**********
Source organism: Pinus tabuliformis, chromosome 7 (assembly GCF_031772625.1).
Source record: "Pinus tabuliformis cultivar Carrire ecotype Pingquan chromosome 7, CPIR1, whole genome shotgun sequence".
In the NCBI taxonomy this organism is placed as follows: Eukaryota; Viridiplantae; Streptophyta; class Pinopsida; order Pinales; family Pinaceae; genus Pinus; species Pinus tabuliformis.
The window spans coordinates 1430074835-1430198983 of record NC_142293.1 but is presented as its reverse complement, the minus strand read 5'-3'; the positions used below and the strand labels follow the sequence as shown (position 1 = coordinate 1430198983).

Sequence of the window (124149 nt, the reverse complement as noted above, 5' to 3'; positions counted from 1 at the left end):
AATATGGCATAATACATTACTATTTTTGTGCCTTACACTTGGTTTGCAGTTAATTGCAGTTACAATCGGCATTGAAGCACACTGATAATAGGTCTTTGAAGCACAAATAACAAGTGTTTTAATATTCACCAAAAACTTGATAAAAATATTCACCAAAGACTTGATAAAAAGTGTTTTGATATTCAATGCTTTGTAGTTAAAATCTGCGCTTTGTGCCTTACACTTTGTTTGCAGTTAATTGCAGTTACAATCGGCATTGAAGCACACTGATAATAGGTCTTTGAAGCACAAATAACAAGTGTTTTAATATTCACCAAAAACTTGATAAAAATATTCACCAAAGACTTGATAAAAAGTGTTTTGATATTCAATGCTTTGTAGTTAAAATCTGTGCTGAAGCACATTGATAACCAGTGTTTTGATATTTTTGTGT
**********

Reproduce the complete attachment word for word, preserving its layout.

Source organism: Pinus tabuliformis, chromosome 7 (assembly GCF_031772625.1).
Source record: "Pinus tabuliformis cultivar Carrire ecotype Pingquan chromosome 7, CPIR1, whole genome shotgun sequence".
In the NCBI taxonomy this organism is placed as follows: Eukaryota; Viridiplantae; Streptophyta; class Pinopsida; order Pinales; family Pinaceae; genus Pinus; species Pinus tabuliformis.
The window spans coordinates 1430074835-1430198983 of record NC_142293.1 but is presented as its reverse complement, the minus strand read 5'-3'; the positions used below and the strand labels follow the sequence as shown (position 1 = coordinate 1430198983).

Sequence of the window (124149 nt, the reverse complement as noted above, 5' to 3'; positions counted from 1 at the left end):
AATATGGCATAATACATTACTATTTTTGTGCCTTACACTTGGTTTGCAGTTAATTGCAGTTACAATCGGCATTGAAGCACACTGATAATAGGTCTTTGAAGCACAAATAACAAGTGTTTTAATATTCACCAAAAACTTGATAAAAATATTCACCAAAGACTTGATAAAAAGTGTTTTGATATTCAATGCTTTGTAGTTAAAATCTGCGCTTTGTGCCTTACACTTTGTTTGCAGTTAATTGCAGTTACAATCGGCATTGAAGCACACTGATAATAGGTCTTTGAAGCACAAATAACAAGTGTTTTAATATTCACCAAAAACTTGATAAAAATATTCACCAAAGACTTGATAAAAAGTGTTTTGATATTCAATGCTTTGTAGTTAAAATCTGTGCTGAAGCACATTGATAACCAGTGTTTTGATATTTTTGTGT